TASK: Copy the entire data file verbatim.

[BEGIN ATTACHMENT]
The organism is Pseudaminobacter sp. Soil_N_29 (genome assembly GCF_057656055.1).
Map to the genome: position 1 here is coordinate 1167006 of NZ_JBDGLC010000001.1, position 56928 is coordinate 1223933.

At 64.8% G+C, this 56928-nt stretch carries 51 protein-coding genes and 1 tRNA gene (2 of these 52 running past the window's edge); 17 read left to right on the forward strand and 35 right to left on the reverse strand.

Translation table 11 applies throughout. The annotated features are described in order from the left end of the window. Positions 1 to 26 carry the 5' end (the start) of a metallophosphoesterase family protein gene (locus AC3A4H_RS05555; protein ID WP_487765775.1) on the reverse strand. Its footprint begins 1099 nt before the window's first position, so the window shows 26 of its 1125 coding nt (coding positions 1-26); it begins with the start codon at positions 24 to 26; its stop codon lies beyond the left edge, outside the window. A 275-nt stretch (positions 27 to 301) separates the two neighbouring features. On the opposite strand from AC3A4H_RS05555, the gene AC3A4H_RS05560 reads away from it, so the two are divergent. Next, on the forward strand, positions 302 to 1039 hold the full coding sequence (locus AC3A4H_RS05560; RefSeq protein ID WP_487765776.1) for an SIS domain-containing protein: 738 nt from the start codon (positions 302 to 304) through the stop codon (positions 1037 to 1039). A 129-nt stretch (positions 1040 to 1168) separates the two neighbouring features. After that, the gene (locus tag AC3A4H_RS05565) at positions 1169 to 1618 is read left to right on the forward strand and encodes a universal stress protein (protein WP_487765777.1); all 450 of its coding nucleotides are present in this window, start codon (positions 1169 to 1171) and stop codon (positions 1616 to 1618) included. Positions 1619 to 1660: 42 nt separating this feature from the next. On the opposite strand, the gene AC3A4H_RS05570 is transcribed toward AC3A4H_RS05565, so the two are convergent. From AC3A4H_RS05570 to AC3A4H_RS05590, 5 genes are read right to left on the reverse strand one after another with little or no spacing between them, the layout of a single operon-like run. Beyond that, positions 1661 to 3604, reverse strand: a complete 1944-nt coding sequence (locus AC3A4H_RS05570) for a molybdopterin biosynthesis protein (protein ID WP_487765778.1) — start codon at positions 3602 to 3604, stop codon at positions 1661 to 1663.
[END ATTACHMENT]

The organism is Pseudaminobacter sp. Soil_N_29 (genome assembly GCF_057656055.1).
Map to the genome: position 1 here is coordinate 1167006 of NZ_JBDGLC010000001.1, position 56928 is coordinate 1223933.

At 64.8% G+C, this 56928-nt stretch carries 51 protein-coding genes and 1 tRNA gene (2 of these 52 running past the window's edge); 17 read left to right on the forward strand and 35 right to left on the reverse strand.

Translation table 11 applies throughout. The annotated features are described in order from the left end of the window. Positions 1 to 26 carry the 5' end (the start) of a metallophosphoesterase family protein gene (locus AC3A4H_RS05555; protein ID WP_487765775.1) on the reverse strand. Its footprint begins 1099 nt before the window's first position, so the window shows 26 of its 1125 coding nt (coding positions 1-26); it begins with the start codon at positions 24 to 26; its stop codon lies beyond the left edge, outside the window. A 275-nt stretch (positions 27 to 301) separates the two neighbouring features. On the opposite strand from AC3A4H_RS05555, the gene AC3A4H_RS05560 reads away from it, so the two are divergent. Next, on the forward strand, positions 302 to 1039 hold the full coding sequence (locus AC3A4H_RS05560; RefSeq protein ID WP_487765776.1) for an SIS domain-containing protein: 738 nt from the start codon (positions 302 to 304) through the stop codon (positions 1037 to 1039). A 129-nt stretch (positions 1040 to 1168) separates the two neighbouring features. After that, the gene (locus tag AC3A4H_RS05565) at positions 1169 to 1618 is read left to right on the forward strand and encodes a universal stress protein (protein WP_487765777.1); all 450 of its coding nucleotides are present in this window, start codon (positions 1169 to 1171) and stop codon (positions 1616 to 1618) included. Positions 1619 to 1660: 42 nt separating this feature from the next. On the opposite strand, the gene AC3A4H_RS05570 is transcribed toward AC3A4H_RS05565, so the two are convergent. From AC3A4H_RS05570 to AC3A4H_RS05590, 5 genes are read right to left on the reverse strand one after another with little or no spacing between them, the layout of a single operon-like run. Beyond that, positions 1661 to 3604, reverse strand: a complete 1944-nt coding sequence (locus AC3A4H_RS05570) for a molybdopterin biosynthesis protein (protein ID WP_487765778.1) — start codon at positions 3602 to 3604, stop codon at positions 1661 to 1663.